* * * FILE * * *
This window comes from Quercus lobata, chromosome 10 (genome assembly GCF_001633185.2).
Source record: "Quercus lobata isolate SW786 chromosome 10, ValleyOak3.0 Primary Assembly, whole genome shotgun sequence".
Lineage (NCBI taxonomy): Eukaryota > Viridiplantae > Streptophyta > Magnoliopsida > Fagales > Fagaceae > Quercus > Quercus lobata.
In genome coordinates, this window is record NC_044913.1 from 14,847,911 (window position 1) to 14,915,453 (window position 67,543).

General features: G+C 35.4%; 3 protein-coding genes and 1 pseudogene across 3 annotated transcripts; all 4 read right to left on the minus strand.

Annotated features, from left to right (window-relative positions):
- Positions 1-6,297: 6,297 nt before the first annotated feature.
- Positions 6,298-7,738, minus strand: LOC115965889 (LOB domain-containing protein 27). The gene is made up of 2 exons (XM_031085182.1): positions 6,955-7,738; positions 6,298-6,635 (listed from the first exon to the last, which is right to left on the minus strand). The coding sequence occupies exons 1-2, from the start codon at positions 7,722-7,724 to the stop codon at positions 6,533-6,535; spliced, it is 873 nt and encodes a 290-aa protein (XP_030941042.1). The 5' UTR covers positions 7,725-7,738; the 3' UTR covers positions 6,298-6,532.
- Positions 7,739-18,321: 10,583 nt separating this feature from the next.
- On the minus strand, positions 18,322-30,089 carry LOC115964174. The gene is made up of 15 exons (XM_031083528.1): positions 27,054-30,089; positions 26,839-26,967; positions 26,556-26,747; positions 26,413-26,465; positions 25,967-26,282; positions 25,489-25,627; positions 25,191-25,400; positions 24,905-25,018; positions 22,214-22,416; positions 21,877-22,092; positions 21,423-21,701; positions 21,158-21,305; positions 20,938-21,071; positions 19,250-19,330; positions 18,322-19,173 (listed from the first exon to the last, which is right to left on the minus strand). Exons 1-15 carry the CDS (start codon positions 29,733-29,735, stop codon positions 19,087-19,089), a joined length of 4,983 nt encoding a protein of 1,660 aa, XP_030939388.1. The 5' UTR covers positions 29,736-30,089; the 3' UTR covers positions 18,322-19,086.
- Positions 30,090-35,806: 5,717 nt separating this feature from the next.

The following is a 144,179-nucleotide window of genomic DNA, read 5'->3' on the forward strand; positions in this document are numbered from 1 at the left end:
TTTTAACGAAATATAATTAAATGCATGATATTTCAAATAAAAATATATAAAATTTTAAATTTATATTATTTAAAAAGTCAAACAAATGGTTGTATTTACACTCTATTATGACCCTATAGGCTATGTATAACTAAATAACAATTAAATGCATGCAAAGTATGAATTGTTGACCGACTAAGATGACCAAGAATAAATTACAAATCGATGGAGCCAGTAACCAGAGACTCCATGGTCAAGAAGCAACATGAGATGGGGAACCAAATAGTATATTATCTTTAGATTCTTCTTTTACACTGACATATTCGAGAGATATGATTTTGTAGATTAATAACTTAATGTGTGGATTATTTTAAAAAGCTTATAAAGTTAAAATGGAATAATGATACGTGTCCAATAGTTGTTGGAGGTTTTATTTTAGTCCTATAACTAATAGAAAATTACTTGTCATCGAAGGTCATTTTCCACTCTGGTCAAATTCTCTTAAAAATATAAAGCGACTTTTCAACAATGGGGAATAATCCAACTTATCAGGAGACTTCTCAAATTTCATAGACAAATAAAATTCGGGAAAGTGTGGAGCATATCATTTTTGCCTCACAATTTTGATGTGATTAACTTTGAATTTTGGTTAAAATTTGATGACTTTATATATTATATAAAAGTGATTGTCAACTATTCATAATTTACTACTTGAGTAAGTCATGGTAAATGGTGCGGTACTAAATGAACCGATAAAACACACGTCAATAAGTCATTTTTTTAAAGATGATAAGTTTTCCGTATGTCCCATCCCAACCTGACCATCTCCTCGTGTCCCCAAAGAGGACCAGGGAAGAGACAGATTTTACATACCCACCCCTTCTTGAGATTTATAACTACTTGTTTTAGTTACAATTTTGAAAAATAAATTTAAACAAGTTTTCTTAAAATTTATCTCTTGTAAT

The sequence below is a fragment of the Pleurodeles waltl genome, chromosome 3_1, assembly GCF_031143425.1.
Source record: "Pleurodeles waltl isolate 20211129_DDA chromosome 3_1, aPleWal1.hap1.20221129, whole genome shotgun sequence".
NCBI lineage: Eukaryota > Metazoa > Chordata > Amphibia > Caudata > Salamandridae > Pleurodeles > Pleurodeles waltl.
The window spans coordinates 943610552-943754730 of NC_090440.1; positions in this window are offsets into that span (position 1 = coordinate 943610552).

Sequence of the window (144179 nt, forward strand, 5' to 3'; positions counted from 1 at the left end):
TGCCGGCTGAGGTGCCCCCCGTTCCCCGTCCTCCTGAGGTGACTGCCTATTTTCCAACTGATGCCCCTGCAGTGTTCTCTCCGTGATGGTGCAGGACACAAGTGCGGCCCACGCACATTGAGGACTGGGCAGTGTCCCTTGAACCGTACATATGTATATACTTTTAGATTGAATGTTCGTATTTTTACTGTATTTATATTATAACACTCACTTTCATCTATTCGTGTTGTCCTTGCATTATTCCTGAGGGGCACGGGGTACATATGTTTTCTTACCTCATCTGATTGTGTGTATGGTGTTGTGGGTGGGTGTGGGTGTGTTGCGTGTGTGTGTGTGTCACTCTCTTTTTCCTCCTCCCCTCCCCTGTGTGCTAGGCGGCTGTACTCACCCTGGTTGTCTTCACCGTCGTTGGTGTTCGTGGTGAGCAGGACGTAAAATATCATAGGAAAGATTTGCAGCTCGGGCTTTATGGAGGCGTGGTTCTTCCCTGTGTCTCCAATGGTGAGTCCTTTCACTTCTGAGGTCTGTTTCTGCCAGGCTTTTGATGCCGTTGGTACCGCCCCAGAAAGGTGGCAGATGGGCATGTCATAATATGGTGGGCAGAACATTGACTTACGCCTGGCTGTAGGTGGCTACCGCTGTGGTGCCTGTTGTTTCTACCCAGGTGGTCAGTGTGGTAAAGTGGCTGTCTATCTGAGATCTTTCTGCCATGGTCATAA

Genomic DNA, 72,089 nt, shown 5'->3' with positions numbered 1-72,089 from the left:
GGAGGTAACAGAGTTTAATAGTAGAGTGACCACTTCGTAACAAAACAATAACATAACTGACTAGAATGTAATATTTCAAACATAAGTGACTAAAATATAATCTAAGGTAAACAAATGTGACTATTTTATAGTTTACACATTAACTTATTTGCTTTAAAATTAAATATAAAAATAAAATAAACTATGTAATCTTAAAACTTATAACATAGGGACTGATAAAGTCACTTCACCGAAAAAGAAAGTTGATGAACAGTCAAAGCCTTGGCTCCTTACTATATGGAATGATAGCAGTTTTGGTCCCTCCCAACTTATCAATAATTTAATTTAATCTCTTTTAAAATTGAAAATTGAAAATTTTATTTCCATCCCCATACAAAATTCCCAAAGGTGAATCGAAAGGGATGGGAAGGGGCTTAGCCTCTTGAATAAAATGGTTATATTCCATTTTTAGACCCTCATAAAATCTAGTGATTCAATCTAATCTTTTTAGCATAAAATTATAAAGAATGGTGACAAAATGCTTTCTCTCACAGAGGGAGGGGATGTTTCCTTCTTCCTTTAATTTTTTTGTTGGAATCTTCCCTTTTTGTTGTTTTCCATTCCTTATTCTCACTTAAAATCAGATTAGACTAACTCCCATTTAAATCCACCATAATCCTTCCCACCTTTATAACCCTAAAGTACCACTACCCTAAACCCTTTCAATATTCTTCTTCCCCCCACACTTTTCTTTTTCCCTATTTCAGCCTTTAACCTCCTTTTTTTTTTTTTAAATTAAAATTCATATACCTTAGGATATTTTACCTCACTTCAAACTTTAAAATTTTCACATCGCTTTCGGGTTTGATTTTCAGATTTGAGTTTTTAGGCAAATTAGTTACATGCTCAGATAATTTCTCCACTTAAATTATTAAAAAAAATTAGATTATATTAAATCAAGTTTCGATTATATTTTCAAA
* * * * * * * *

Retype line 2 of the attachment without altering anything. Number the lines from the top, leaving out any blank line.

Source record: "Quercus lobata isolate SW786 chromosome 10, ValleyOak3.0 Primary Assembly, whole genome shotgun sequence".